Breast cancer is the most commonly diagnosed cancer among women in the United States. Approximately 250,000 Americans are diagnosed with breast cancer each year, with greater than 99% of them being women. Breast cancer begins when normal cells in the breast develop a mutation and start to grow uncontrolled. Over time these cells form a mass called a tumor. If the cells in the tumor look like regular healthy cells, the tumor is called benign. If the cells are unlike regular healthy cells, they are called malignant.
In general, there are 3 different types of breast cancer:
This is the most common kind of invasive breast cancer, accounting for approximately 80% of all breast cancers. It begins in the ducts of the breast but over time, it grows through the wall of the duct. Invasive ductal carcinoma does have the potentially to spread to lymph nodes and other parts of the body.
Unlike ductal carcinoma, which starts in the ducts of the breast, invasive lobular carcinoma starts in the lobules of the breast. Similar to ductal carcinoma, lobular carcinoma can grow through the lobules and has the potential to spread to lymph nodes and other parts of the body.
This is a rare form of breast cancer that can look like a skin infection with red or tender skin. It can also present as thickened skin over the breast that may develop tiny dimples. Some people describe these skin changes as resembling the skin of an orange. This form of breast cancer can be particularly aggressive, with the significant potential to spread to lymph nodes or other parts of the body.
In addition to these 3 forms of breast cancer, there are some specific breast lesions that are considered precancers or that signify that a woman is at increased risk for developing breast cancer.
DCIS occurs when abnormal cells appear in the milk ducts but have not grown through the wall of the duct. Since the tumor has not grown through the duct wall, it has not developed the ability to spread to lymph nodes or elsewhere. If left untreated, DCIS has the potential to progress to an invasive cancer. Surgery and radiation therapy may be recommended for DCIS.
LCIS occurs when abnormal cells form in the lobules (groups of glands) of the breast. Like DCIS, LCIS is not a cancer. LCIS is significant because it signifies that woman is at higher risk of developing breast cancer than the average woman. Management often involves increased surveillance so that if a breast cancer develops, it is caught early.
Surgery for breast cancer depends on the size and location of the tumor as well as multiple patient factors. At TriHealth, all breast surgery is tailored to the patient and a decision regarding the type of surgery is only made after discussing all of the potential options and obtaining input from the patient.
In general, surgical options include:
This involves using a small incision to surgically remove only the portion of the breast that contains the cancer as well as a small amount of normal, healthy breast tissue that surrounds the cancer. Other terms used to describe this surgery are “breast conserving surgery” and/or “partial mastectomy.” This is the least invasive form of breast surgery and is usually performed as outpatient surgery. This method of treatment is ideal for small, early breast cancers and result in little change to the overall appearance of the breast. Radiation is often recommended after lumpectomy to complete the treatment. There is no difference in overall survival when compared to mastectomy.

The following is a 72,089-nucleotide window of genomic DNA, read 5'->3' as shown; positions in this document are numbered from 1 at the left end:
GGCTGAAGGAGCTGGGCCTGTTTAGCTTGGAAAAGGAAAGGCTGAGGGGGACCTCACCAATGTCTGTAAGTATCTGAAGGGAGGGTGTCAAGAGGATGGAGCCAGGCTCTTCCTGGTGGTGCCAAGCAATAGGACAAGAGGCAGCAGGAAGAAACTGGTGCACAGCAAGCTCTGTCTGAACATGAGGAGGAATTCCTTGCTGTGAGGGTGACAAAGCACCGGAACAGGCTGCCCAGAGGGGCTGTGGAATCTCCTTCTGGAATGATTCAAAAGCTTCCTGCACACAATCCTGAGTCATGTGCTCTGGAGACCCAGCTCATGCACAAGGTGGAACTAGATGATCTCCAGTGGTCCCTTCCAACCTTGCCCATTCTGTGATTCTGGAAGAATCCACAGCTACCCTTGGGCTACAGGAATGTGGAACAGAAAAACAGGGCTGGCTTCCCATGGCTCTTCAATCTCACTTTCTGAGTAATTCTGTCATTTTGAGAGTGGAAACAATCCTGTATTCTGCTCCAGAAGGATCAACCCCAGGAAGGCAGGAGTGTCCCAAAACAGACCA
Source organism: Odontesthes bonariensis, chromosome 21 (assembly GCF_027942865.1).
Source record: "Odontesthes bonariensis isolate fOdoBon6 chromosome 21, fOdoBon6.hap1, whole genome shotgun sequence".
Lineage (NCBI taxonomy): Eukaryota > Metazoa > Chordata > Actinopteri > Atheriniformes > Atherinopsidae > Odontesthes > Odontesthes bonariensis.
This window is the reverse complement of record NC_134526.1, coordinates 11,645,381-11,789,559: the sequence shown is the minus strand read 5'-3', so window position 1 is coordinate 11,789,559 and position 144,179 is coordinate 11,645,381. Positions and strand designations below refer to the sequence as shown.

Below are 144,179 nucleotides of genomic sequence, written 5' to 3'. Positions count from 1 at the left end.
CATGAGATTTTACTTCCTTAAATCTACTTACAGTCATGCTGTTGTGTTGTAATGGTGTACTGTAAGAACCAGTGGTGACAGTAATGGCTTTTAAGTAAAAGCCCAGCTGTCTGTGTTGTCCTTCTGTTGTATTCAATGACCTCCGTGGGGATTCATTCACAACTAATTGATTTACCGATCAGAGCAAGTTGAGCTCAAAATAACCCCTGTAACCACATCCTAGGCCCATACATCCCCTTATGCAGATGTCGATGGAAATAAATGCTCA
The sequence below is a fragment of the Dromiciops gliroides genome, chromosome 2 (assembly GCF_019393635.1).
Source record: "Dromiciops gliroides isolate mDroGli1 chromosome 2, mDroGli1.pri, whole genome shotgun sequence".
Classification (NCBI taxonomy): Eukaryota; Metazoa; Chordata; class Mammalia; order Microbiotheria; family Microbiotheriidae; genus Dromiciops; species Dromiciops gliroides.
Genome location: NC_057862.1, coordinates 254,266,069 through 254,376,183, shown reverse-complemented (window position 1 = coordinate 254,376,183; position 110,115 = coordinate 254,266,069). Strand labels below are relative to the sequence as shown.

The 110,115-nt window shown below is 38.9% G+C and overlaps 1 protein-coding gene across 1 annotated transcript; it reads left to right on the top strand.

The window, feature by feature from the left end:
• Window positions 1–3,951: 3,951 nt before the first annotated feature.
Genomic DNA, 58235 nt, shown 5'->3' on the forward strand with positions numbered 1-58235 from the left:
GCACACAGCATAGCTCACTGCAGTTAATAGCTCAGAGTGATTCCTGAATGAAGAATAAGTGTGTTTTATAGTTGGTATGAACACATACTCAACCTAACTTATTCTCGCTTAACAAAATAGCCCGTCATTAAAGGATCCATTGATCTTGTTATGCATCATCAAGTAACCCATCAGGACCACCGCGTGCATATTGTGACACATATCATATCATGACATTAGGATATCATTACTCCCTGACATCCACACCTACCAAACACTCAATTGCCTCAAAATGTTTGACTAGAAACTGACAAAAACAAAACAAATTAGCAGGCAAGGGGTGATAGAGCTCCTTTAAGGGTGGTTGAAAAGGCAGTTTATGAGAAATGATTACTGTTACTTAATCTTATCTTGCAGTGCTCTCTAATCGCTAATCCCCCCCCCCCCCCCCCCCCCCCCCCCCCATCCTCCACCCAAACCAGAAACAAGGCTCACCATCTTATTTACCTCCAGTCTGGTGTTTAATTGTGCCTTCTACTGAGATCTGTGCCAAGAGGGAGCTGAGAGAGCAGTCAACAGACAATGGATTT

Mastectomy involved surgical removal of all breast tissue. There are many different types of mastectomy procedures but in general they can be categorized based on whether or not breast reconstruction is performed.
This involves removal of all the underlying breast tissue as well as most of the skin overlying the breast. With a simple mastectomy, breast reconstruction is not performed at the time of mastectomy but potentially could be performed in the future with additional surgery.
Similar to a simple mastectomy, all of the underlying breast tissue is removed. With a skin-sparing mastectomy, most of the skin overlying the breast is preserved with the exception of the nipple/areola complex. This incision for this surgery is in the center of the breast. Breast reconstruction is then performed by a board certified plastic surgeon during this initial operation.
Again, like a simple mastectomy, all of the underlying breast tissue is removed. With a nipple-sparing mastectomy, all of the skin overlying the breast, including the nipple areola complex is preserved. The incision for this surgery is on the underside of the breast. Breast reconstruction is then performed by a board certified plastic surgeon during this initial operation.
There are many breast reconstruction options following mastectomy. Some of these options involve insertion of a prosthetic implant, other options involve transfer of your own tissue from one area of the body to the breast. Some women chose to have mastectomy and reconstruction performed on both breasts at the same time. This is called bilateral mastectomy with reconstruction. If you are entertaining mastectomy, your breast surgeon will arrange a consultation with a board certified plastic surgeon to discuss reconstruction options. Together, your surgeons and you will decide on the best option for you.
This involves removing 1-4 lymph nodes from under the arm that are the first lymph nodes to drain the breast and would be the first site of lymph node spread, if the cancer was to spread. A negative sentinel lymph node biopsy indicates that the cancer has not spread to lymph nodes.
This involves removing all or most of the lymph nodes under the arm. This is not usually done unless it is known that the cancer has already spread to lymph nodes.